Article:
Become a Follower of the Big Dude!

Meet the divine Dude in this blog. This Dude has had and seen his share of sacred shit. He's not afraid of it or of its language. I can't relate to a god that's been crucified, but I can relate to one whom my government has imprisoned and humiliated. I can relate to one who's been raped by his own holy men. I can relate to one who grew up playing baseball or soccer and who dated the Prom Queen. I can relate to the god who knows the working of corporate conglomerates, pimps, and teen-age girls who are pregnant. I can relate to the god who loves alcoholics and drug addicts just a tad more than wall street hotshots. This Dude thinks all of us are mortal particles in an ocean of sacred shit. This Dude recycles.

Saturday, December 29, 2012

And He Will Raise Me Up

Sometimes, our higher power or greater good comes through in unexpected ways.  We can choose to recognize those moments of grace or we can sleep walk through our days.  It's hard to see those unexpected and often tiny "ways" as miracles, but what if they are?

I've had such moments in the last few days and I've noticed them.  I was in Maine with family for the holidays.  I slept well every night.  Miracle.  It wasn't always easy.  Sometimes, I had to ask for divine intervention to keep all the inner demons in check. 

What does it mean to ask for divine intervention?  As I read somewhere, it's unlikely that the Big Dude or greater good is going to help your football team win, for example.  But it might help you or me have a gentler attitude when we watch that game.  Here's how I think of my higher being.  It's a "he" today.  He raises me up.  I rise to meet him.  Together, we become my higher power or greatest good.  That entity sees and accomplishes miracles.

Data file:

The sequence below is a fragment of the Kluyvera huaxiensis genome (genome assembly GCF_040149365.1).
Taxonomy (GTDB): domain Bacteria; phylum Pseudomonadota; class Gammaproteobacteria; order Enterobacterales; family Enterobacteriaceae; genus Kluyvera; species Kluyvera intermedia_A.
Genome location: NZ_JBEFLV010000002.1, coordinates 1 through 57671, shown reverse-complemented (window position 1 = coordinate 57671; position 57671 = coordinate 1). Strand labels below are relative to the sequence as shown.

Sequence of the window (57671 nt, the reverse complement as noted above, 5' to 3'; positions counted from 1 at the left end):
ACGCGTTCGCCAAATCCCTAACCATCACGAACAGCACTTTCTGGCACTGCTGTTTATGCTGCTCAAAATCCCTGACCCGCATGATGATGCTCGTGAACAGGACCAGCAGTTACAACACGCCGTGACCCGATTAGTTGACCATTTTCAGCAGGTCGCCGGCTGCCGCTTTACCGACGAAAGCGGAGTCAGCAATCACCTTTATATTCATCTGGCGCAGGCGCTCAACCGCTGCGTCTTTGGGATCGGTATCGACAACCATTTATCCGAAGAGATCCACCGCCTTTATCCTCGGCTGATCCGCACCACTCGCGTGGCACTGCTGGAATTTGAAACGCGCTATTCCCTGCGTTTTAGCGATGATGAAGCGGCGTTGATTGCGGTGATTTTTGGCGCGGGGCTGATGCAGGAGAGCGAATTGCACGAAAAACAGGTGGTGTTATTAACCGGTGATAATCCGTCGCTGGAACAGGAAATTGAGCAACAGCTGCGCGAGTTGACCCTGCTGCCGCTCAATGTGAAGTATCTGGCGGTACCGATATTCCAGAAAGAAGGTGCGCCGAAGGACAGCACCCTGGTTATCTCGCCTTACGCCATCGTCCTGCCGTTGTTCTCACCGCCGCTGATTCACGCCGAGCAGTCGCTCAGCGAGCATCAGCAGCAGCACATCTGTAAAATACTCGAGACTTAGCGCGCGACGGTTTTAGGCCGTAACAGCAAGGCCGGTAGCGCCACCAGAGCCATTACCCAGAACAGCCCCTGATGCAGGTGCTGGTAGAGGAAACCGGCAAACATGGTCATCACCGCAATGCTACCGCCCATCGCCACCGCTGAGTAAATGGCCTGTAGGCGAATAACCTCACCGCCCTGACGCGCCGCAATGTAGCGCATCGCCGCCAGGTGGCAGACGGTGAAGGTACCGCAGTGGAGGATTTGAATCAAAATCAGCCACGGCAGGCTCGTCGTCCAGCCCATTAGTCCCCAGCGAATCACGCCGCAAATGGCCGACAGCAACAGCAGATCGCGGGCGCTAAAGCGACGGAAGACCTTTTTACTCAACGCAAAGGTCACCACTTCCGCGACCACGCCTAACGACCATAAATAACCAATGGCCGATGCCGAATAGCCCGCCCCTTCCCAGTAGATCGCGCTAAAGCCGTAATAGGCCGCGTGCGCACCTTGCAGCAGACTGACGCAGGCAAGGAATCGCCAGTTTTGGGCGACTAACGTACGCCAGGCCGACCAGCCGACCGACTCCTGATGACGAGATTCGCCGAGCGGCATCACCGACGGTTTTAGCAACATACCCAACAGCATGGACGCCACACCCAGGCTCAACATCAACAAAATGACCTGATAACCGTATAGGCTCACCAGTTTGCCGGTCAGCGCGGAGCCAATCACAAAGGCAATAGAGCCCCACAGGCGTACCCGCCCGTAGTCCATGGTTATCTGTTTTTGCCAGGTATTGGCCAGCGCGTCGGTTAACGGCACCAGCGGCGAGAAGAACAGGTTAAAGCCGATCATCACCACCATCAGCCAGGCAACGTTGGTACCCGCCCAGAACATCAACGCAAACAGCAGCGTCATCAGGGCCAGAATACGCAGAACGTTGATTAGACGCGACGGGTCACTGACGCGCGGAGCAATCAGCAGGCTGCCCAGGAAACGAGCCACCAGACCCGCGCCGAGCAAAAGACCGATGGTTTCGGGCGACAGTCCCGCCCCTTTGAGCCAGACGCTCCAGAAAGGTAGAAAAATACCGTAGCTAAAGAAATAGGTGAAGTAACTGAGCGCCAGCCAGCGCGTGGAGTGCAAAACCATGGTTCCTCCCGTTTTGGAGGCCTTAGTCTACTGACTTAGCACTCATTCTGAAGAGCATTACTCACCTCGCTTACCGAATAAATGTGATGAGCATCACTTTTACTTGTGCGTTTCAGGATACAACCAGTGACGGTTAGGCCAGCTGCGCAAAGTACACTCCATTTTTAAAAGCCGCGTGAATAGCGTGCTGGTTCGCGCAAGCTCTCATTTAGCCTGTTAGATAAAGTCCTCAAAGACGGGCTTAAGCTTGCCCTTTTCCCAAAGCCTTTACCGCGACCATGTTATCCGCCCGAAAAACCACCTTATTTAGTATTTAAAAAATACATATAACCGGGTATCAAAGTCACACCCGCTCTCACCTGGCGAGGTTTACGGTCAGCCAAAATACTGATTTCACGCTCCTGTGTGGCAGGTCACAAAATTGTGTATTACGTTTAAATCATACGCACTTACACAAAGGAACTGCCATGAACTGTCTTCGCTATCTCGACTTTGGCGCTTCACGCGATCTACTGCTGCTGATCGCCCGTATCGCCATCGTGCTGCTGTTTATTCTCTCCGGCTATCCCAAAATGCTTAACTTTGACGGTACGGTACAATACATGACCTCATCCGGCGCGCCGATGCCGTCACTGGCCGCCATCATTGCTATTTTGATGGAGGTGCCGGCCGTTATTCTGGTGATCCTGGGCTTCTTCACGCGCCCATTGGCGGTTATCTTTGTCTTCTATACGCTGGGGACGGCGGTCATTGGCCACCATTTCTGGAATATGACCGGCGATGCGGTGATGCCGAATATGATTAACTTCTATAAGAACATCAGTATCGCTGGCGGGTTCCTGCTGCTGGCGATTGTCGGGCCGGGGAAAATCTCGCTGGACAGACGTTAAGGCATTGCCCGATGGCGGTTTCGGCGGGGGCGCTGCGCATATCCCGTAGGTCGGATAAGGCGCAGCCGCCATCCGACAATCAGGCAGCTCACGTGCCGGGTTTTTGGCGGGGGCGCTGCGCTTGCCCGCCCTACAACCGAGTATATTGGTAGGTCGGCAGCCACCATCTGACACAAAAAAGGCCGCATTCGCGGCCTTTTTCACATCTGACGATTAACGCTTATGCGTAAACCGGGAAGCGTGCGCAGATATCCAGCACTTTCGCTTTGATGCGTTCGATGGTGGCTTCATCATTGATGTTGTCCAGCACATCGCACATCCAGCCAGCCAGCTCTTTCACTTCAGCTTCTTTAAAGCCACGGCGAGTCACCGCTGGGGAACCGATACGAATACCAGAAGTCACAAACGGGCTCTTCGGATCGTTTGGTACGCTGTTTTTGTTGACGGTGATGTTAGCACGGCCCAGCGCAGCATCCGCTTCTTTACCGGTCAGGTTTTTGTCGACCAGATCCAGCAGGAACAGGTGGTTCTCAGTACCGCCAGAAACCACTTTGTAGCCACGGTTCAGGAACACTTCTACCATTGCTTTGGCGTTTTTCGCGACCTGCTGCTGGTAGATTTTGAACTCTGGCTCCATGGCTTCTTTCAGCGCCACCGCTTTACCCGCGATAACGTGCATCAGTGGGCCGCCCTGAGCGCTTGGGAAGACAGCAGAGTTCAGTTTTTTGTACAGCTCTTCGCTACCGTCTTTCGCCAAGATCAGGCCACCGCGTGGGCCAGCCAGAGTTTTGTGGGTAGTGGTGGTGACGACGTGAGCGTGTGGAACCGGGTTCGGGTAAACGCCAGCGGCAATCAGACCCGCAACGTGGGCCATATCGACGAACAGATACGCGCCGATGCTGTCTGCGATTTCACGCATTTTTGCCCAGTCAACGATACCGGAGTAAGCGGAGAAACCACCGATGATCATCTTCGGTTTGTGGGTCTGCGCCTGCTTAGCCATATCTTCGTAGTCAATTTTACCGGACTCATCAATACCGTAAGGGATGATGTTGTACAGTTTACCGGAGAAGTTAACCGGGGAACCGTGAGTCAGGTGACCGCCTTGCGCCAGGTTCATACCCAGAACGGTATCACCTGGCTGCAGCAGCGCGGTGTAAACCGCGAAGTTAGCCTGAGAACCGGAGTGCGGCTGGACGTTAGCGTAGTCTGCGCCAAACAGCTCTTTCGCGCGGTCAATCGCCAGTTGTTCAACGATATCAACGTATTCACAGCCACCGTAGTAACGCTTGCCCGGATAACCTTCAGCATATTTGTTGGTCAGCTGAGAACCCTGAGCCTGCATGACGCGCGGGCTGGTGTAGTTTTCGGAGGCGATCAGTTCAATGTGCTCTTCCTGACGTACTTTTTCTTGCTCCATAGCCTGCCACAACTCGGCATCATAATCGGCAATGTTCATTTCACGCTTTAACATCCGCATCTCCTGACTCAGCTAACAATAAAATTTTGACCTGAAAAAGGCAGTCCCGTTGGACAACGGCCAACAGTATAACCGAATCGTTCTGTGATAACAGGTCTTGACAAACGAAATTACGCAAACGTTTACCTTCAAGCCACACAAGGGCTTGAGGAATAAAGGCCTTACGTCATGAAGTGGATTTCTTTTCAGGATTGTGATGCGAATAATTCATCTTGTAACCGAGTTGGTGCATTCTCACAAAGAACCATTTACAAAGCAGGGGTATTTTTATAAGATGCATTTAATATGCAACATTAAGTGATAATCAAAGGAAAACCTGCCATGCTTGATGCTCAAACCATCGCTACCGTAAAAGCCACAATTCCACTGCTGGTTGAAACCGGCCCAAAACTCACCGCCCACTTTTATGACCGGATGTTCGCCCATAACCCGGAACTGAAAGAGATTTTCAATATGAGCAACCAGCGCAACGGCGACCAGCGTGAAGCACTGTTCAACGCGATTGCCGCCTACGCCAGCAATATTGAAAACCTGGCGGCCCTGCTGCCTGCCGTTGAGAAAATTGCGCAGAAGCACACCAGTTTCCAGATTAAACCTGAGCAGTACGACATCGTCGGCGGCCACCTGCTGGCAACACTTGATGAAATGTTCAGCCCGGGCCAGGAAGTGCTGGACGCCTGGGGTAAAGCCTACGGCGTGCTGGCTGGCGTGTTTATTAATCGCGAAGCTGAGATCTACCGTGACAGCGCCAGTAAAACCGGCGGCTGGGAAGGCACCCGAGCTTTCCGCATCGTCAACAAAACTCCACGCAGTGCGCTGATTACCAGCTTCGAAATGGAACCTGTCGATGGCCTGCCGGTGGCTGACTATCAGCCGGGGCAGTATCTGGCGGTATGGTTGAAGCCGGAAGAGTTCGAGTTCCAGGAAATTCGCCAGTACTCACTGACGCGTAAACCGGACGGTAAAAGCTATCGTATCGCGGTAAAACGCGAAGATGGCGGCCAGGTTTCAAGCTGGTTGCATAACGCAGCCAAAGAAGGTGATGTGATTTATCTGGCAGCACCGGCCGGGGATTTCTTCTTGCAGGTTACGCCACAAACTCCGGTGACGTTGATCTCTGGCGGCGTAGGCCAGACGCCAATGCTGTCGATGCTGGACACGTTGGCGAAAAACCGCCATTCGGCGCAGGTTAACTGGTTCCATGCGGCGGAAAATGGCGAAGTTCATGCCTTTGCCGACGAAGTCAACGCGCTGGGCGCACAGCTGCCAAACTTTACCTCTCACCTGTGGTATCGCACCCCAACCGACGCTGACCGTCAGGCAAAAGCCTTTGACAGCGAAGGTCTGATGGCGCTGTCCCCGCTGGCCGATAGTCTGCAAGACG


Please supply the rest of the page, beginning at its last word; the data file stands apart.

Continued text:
That entity faces its less-than-helpful behaviors and tries something different.  Driving home from my brother's home in Maine, it was dark and there were predictions of a terrible storm the next day.  It occurred to me that I might get snowbound in my hotel where there was no restaurant.  Procrastination is one of my personal challenges.  My  higher self took charge.  It drove me into a convenience store where I filled my gas tank, bought bottles of water, granola bars, and yogurt.

The next day I was snowbound.  I was prepared and unafraid.  My higher power had seen to it that I had food and water.  Yesterday, the snow stopped and I went out to my car.  Snowplows had piled snow up all around it.  I took a deep breath and borrowed a shovel.  I shoveled for an hour.  When I was finished, my heart was pounding and I was shaking.  I wanted to go back in my room and not face the five hour drive home.  Truly a higher being took charge again.  Step-by-step, I carried my luggage through the snow to the car. 

Where are the miracles?  Two months ago, I would have worried all night about whether I should drive home and so I wouldn't have slept.  I wouldn't have filled the tank or gotten supplies.  I would have churned with guilt because I didn't go out to my brother's that day.  I would have blamed myself for everything and railed at the gods as well.

Instead, it was all in sync.  I was serene and living only this moment's challenges.  I did what needed to be done to be safe.  And, I was happy and grateful.  On the way home, I sang:  "And he will raise me up on eagle's wings."  That's how I felt.  How is that not a miracle?  Roxie